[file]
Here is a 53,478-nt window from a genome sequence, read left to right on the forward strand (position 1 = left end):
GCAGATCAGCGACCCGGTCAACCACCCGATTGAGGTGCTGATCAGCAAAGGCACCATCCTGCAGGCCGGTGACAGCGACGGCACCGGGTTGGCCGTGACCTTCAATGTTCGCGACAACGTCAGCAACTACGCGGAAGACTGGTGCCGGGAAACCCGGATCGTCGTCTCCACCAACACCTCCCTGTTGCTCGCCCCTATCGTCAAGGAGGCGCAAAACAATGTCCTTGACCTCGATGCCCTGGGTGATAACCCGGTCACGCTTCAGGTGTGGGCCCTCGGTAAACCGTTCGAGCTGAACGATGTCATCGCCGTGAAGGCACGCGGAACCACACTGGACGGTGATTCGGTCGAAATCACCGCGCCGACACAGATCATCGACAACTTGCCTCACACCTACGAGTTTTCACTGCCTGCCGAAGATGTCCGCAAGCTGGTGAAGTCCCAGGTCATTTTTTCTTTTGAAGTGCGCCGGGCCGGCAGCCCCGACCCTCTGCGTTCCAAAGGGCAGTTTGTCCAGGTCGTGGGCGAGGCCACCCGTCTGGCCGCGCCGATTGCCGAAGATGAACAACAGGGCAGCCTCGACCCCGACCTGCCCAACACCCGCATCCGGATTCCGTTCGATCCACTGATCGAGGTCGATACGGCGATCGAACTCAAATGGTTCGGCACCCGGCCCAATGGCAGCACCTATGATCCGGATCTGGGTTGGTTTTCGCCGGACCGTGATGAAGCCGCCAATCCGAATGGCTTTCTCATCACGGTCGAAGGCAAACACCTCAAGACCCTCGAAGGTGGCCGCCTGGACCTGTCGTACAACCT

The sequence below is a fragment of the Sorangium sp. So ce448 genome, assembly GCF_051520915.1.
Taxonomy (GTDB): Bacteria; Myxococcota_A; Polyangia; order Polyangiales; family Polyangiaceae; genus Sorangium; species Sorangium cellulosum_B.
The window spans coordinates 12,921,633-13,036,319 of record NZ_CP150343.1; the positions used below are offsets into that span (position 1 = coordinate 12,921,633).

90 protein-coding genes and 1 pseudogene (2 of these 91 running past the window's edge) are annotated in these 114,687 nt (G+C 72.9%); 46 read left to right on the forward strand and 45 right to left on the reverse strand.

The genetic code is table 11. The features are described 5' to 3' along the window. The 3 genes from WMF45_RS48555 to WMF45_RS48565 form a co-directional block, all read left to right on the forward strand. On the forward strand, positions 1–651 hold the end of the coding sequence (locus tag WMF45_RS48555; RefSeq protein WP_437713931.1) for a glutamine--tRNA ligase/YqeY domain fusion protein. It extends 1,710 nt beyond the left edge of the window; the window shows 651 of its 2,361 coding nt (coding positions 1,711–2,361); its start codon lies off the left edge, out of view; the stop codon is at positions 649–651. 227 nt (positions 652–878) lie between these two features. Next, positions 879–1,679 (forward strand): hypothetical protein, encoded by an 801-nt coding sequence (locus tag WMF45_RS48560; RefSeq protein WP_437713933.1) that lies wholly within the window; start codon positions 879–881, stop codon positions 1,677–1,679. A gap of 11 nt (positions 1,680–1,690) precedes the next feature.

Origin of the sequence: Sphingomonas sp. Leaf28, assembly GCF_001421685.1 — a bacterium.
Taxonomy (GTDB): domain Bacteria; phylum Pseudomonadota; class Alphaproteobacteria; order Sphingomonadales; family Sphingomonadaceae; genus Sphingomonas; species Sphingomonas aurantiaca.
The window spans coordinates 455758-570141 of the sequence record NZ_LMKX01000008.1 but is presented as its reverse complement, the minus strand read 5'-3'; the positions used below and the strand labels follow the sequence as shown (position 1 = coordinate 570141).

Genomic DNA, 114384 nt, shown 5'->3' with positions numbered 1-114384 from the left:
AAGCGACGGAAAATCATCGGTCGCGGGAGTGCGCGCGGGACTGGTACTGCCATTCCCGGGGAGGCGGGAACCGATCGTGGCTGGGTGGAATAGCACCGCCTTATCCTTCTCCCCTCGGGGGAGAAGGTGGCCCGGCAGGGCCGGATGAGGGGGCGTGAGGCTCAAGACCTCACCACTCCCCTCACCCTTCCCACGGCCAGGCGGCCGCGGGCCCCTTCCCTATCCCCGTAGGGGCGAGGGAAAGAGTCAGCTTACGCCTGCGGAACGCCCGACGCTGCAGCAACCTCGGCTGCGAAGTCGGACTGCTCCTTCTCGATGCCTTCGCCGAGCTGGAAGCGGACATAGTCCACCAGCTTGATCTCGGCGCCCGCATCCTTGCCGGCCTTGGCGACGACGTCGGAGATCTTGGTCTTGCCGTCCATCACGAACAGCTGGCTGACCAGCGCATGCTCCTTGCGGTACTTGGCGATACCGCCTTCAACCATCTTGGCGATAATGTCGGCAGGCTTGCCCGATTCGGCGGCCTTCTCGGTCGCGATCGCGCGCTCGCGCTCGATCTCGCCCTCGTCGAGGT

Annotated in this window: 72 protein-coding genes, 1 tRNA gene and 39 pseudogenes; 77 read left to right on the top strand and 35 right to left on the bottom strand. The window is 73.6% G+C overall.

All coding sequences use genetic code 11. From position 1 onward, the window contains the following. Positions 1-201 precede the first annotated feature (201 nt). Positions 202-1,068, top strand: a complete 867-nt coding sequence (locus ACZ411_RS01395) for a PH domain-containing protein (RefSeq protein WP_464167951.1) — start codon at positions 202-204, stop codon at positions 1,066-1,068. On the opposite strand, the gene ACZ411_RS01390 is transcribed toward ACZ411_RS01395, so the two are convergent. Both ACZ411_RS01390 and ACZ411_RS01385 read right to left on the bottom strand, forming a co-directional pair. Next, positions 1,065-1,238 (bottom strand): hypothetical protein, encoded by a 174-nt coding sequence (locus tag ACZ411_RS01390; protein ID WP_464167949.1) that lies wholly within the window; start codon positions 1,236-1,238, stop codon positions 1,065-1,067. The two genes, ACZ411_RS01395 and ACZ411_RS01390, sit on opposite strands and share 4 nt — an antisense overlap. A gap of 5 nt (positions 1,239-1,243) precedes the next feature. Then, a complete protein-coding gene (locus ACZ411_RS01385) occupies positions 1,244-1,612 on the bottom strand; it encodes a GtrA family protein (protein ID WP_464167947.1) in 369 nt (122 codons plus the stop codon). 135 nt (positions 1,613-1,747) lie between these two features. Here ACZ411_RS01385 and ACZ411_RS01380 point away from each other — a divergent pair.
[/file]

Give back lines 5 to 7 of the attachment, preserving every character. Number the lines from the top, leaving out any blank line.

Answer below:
The window spans coordinates 12,921,633-13,036,319 of record NZ_CP150343.1; the positions used below are offsets into that span (position 1 = coordinate 12,921,633).

90 protein-coding genes and 1 pseudogene (2 of these 91 running past the window's edge) are annotated in these 114,687 nt (G+C 72.9%); 46 read left to right on the forward strand and 45 right to left on the reverse strand.

The genetic code is table 11. The features are described 5' to 3' along the window. The 3 genes from WMF45_RS48555 to WMF45_RS48565 form a co-directional block, all read left to right on the forward strand. On the forward strand, positions 1–651 hold the end of the coding sequence (locus tag WMF45_RS48555; RefSeq protein WP_437713931.1) for a glutamine--tRNA ligase/YqeY domain fusion protein. It extends 1,710 nt beyond the left edge of the window; the window shows 651 of its 2,361 coding nt (coding positions 1,711–2,361); its start codon lies off the left edge, out of view; the stop codon is at positions 649–651. 227 nt (positions 652–878) lie between these two features. Next, positions 879–1,679 (forward strand): hypothetical protein, encoded by an 801-nt coding sequence (locus tag WMF45_RS48560; RefSeq protein WP_437713933.1) that lies wholly within the window; start codon positions 879–881, stop codon positions 1,677–1,679. A gap of 11 nt (positions 1,680–1,690) precedes the next feature.